Distinguished Faculty Lecture
to Feature Tech author Roy
By Sally Harris
A poet, a novelist, an artist, a professor, a former dean, and a sought-after speaker on matters dealing with instructional technology, Lucinda Roy will deliver a Distinguished Faculty Lecture February 9 as part of Virginia Tech's 125th Anniversary Celebration.
Roy's talk/reading, which begins at 7:30 p.m. in Squires Colonial Hall, will be on "A Long Night's Journey into Day: Writing a Novel within Academe." A light reception will be held before the talk, 6:30-7:15, in the Williamsburg Room of Squires.
In her talk, Roy will discuss what it is like to write a novel while trying to teach and be an administrator. She will also read from her just-published first novel, Lady Moses, which a Publisher's Weekly reviewer called, in a starred review, a "dazzling debut, an enchanting story...."
Roy has been at Virginia Tech since 1985, first as lecturer of English. She was named assistant professor in 1987, associate professor in 1991, and professor in 1997. In 1993, she was named assistant dean for projects in the College of Arts and Sciences and, in 1994, associate dean for curriculum, outreach, and diversity. She left that position in 1997 to concentrate on teaching and writing. She held the Gloria D. Smith two-year endowed professorship in black studies until May 1997. Recently, she was selected an alumni distinguished professor of English.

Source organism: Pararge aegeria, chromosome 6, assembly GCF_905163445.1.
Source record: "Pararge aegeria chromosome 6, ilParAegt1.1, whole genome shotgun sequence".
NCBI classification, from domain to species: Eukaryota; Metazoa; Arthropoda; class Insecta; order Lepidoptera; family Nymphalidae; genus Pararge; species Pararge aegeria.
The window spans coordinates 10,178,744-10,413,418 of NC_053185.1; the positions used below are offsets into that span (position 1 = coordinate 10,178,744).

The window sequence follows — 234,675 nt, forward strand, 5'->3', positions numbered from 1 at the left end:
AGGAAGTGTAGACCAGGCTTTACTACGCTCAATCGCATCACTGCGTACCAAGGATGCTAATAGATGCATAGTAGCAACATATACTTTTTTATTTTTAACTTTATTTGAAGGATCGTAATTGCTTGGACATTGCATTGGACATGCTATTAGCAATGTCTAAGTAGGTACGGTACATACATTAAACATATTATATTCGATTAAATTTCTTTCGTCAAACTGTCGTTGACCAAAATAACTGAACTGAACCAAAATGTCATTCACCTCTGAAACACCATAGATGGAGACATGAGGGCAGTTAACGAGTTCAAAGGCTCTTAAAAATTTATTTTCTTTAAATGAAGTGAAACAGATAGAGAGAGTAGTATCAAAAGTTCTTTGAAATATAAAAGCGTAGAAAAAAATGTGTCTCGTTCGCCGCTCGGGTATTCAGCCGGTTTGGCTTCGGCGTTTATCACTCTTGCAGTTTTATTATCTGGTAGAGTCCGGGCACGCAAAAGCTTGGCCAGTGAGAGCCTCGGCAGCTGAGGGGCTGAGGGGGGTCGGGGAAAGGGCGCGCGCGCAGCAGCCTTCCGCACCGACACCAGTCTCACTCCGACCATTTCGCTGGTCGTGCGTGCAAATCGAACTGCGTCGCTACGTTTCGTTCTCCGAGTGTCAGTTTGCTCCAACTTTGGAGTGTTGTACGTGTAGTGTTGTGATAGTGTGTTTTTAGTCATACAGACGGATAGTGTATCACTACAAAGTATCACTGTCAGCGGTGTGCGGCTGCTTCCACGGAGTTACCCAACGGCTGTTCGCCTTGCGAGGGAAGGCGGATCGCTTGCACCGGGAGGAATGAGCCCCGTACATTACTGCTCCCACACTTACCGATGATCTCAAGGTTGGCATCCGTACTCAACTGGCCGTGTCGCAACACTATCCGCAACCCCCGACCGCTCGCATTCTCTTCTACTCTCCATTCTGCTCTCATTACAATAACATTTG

Roy won the 1994 Eighth Mountain Poetry Prize for a book of poetry, and, as a result, The Humming Birds was published in 1995. She is the author of another book of poetry, Wailing the Dead to Sleep, published in London in 1988. Her collections of poetry have been reviewed in Publisher's Weekly (also a starred review), QBR, The Library Journal, The Journal of West Indian Literature, and other magazines. Lady Moses was published this winter by HarperCollins in the United States and will be published by Virago/Little Brown in England in May 1988.
As associate dean, Roy had worked with the college's Cultural Diversity Committee and served on the university's Academic Council for Outreach. She was instrumental in the development of on-line courses and Internet-based educational strategies and, as a result, was asked to speak across the country on instructional technology. Besides serving on several instructional-technology task forces, Roy helped initiate several new programs using technology to benefit students and faculty members, including Cyberschool, ACCESS, VTOPS, Service-Learning, Swap '94, and `A'-Tech.